Water under control
Published: 02 July, 2014
Lower water consumption and better hygiene levels. What more could you want for washrooms? David Meacock of Cistermiser looks at retrofit options to bring water use down but keep hygiene standards up.
Washrooms may not appear to be particularly expensive areas to run within a building, but don’t be fooled. A single WC can easily cost £1000 per annum. Over the same period, one urinal can cost around £300, purely in water usage, much of which is wasted.
Urinals without flushing controls, for example, are easily responsible for the majority of the water used in commercial and public buildings. And if they don’t have partial flush controls either, washrooms within a building can account for up to 75% of its overall water consumption.
Added to which is the water that may be used in showers, baths, and basins within the washroom. Taken together, in a care home or hotel where there is an almost continuous use of hot and cold water, and the owners can be looking at a substantial annual water bill!
Little surprise then, that reducing water use in shared facilities can be a serious concern for building-services teams.
The older the building the higher the likely water consumption, with the worst culprits almost certainly being the older urinals. With no fitted flush controls they run continuously, regardless of the number of visitors to the facilities, and often at a higher rate than specified by the regulations.
Reducing water use is not the only issue surrounding washrooms.
When it comes to fitting out a washroom, building services must also consider the ease with which users can cope with the technology. For example, can elderly residents in a care home use a flush lever? And are the fixtures and fittings robust enough to deal with the expected level of daily use? Something as simple as a broken flush mechanism, or even vandalism, can put a washroom out of action for days.
There is also the issue of hygiene. How do engineers and owners lower water use and keep washrooms hygienic in buildings? That becomes even more of a headache in buildings such as schools or hotels that aren’t fully occupied all year round, which means there are extended periods when the systems and pipework, including dead legs, are not regularly flushed through.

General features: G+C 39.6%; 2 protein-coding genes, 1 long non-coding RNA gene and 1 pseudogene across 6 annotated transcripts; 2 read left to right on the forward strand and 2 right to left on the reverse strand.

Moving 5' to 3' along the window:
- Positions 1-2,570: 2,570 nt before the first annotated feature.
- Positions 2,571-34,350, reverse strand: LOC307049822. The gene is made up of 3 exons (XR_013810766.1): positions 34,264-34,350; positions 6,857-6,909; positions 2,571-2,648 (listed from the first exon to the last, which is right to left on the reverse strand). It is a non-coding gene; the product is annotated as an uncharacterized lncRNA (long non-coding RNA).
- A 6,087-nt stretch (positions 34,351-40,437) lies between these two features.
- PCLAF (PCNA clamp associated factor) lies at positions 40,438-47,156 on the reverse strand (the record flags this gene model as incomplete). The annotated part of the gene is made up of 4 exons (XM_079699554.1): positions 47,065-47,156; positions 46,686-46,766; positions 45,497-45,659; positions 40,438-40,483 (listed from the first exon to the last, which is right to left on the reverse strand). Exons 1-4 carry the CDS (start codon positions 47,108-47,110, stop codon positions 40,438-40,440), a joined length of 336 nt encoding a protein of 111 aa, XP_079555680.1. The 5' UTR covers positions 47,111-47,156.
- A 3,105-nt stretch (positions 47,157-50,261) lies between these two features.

Happily, there is a range of relatively inexpensive options that can lower water use while maintaining effective sanitation. They are suitable for new installations or for retrofitting within existing facilities.
When it comes to tackling water wastage, waterless urinals might seem to be an obvious solution to reduce water use, but they still require water for cleaning and maintenance — not to mention hefty doses of chemical treatments.
Flush-control products, on the other hand, are low cost, relatively easy to install, uncomplicated for the end-user, and deliver significant water savings. They can also ensure high standards of hygiene within the facility.
A simple and inexpensive option would be to fit an hydraulic control valve to the pipe filling the urinal cistern. Activated by a change in water-pressure, the valve remains closed if there is no washroom activity (halting the constant flush-fill-flush cycle of the urinal cistern) until a tap is turned on. At this point the water pressure drops, the valve opens and the cistern refill cycle continues. This alone can drop water usage from some 157 000 l for a urinal with no flush controls to just 28 000 l per annum with a control valve.
Adding infra-red technology delivers even greater control, again at no great cost. Here, a sensor detects user presence and triggers solenoid valves to open, delivering water into the washroom system as required. An infrared sensor-operated WC cistern flush valve can save some 403 000 l of water per year (based on 50 users flushing five times per day, 260 working days of the year).
For buildings where the principal users may not always be relied on to flush, installing infrared sensor-operated flushes will help to significantly improve washroom hygiene standards. When the washroom isn’t being used the water supply is shut off, meaning there is no risk of taps left running unchecked, or flooding caused by damaged outlets — deliberate or otherwise. It also ensures the water supply can be safely turned off should there be a fire in the building.
The use of infrared sensors can be extended to control both water and energy output, for no great cost and with relative ease.
These systems work by detecting visitors to the washroom, at which point the systems automatically switch on the lights and ventilation as well as the water supply. And with some systems there is the added benefit of an ambient-light sensor which turns on the lights only when natural light levels are too low, again to reduce energy usage.
For large buildings with two or three washrooms on each floor (gents, ladies and disabled), the ability of managers to control individual washrooms across different floors, shutting them down or turning back on again remotely depending on occupancy, can be a major selling point.
David Meacock is technical director with Cistermiser.
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